city, which goes into the city's fund
of about 50 million dollars. The 2.2
million isn't earmarked for any sin-
gle purpose. The fund however must
pay for the parking force plus the
seemingly huge parking violations
Of course, if all tickets were paid,
we'd be talking more like five mil-
lion. During the past school year,
the city held an amnesty period dur-
ing which old tickets could be paid
at a 50 percent discount rate. Out of
$1.35 million possible, the unoffi-
cial counts is around $330,000.
City treasurer, Richard Garay, was
"hoping for another $150,000," but
said he was not disappointed with
the results.
It all seems kind of silly, doesn't
it? Productive people spending all
their time regulating parking, col-
lecting fines, etc. And students, who
have enough problems and financial
obligations already, forced to concern
themselves with getting the right
spot. Apparently, that's the way it's
going to stay. One might hope that
the university would try to at least
assuage the problem. It hasn't.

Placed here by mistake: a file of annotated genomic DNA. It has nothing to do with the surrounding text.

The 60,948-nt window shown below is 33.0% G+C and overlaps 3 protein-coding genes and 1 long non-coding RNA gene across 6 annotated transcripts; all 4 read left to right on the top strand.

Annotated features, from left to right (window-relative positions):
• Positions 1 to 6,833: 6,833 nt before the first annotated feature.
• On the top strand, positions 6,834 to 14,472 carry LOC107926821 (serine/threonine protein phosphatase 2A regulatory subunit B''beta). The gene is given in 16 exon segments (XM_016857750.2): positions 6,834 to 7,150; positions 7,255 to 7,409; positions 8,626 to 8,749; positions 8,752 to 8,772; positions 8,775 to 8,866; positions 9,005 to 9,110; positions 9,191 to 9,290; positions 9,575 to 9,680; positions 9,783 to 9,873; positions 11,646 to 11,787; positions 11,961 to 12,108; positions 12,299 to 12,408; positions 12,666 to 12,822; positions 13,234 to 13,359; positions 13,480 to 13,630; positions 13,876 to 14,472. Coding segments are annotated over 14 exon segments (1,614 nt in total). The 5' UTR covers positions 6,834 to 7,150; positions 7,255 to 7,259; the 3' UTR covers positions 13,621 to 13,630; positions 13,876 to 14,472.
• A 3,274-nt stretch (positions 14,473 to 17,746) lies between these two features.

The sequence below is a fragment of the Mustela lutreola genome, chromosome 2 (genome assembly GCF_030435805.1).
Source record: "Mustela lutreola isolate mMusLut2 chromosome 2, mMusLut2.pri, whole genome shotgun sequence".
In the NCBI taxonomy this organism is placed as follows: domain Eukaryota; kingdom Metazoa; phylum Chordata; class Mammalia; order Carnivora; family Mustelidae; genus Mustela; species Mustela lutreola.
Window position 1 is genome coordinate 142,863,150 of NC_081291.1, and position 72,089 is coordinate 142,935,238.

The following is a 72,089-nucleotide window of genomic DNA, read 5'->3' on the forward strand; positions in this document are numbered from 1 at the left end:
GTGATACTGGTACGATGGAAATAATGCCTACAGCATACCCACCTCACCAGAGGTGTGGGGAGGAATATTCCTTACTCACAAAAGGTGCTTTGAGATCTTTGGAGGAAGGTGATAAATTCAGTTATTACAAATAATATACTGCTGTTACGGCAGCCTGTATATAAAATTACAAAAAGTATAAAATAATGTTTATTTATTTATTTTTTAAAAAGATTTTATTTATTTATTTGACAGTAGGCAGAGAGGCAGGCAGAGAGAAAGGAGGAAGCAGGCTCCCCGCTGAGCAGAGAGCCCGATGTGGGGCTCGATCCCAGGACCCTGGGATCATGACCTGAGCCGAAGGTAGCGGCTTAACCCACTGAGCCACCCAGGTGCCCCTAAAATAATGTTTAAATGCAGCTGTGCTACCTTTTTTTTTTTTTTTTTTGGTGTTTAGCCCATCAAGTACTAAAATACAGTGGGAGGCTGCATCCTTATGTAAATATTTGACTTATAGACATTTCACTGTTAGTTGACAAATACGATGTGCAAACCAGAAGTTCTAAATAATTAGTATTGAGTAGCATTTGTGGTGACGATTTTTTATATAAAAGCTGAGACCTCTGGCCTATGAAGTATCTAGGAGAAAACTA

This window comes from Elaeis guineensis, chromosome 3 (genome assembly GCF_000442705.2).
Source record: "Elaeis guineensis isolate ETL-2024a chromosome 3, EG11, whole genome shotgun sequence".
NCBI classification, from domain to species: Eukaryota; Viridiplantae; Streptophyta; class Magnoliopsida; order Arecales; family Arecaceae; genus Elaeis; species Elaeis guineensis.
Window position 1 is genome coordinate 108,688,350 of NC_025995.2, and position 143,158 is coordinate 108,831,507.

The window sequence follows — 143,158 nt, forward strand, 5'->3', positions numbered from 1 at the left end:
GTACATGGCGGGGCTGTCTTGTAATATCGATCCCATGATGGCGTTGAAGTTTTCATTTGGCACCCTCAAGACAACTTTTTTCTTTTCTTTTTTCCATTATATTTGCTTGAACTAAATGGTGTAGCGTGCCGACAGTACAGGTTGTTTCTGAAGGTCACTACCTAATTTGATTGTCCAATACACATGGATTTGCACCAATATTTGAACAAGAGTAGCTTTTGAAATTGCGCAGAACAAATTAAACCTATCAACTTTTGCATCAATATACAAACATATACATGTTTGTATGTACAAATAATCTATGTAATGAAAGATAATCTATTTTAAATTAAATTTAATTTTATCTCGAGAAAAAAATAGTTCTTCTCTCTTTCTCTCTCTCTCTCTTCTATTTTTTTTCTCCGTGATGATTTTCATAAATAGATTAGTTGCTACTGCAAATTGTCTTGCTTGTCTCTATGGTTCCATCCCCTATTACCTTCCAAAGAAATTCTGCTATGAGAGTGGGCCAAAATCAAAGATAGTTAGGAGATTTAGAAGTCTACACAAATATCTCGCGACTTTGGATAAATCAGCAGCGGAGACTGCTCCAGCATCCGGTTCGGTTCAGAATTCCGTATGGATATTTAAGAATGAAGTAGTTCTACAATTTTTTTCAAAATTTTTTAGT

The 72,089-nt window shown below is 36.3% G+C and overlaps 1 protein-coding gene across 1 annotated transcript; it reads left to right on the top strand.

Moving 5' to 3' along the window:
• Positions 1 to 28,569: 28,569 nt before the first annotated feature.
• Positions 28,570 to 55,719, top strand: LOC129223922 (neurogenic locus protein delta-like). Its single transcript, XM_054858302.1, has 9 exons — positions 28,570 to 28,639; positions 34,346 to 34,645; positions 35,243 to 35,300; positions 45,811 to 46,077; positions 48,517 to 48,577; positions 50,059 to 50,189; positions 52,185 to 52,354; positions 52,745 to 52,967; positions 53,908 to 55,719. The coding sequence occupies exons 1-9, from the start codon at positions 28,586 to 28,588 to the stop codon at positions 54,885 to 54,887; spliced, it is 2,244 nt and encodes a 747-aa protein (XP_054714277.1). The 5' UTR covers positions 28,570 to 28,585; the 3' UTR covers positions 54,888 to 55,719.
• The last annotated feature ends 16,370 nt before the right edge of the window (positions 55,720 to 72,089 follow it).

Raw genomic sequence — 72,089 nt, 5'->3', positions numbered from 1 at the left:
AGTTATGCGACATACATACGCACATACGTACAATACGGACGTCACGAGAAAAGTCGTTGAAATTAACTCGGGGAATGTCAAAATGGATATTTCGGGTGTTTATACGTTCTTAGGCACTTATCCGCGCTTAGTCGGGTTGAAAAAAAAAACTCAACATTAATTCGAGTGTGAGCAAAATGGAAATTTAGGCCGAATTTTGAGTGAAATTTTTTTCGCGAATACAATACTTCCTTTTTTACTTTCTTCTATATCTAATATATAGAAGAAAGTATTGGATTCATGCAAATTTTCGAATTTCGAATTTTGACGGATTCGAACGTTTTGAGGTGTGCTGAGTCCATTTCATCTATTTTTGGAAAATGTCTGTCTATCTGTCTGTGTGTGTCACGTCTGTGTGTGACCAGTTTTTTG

"Parking was never set up for
students. It was set up for staff and
, faculty," DeWolf said. "The univer-
sity has not addressed the problem of
student parking."
Recently the university has had
enough problems grappling with a

suzi SILBAR/Daity
What's this? Two tickets! Once again the finest ticketing police force has zapped an unsuspecting stuaent.
Will he pay them or let them sit in his car? Most students choose the latter.

shortage of faculty and staff parking
spots and is threatening to increase
the cost of staff permits.

So, if you're going to have a car
and no spot on campus, you're go-
ing to have problems. Happy hunt-

ing, and may be the parking
not be with you very often.


4 '
. '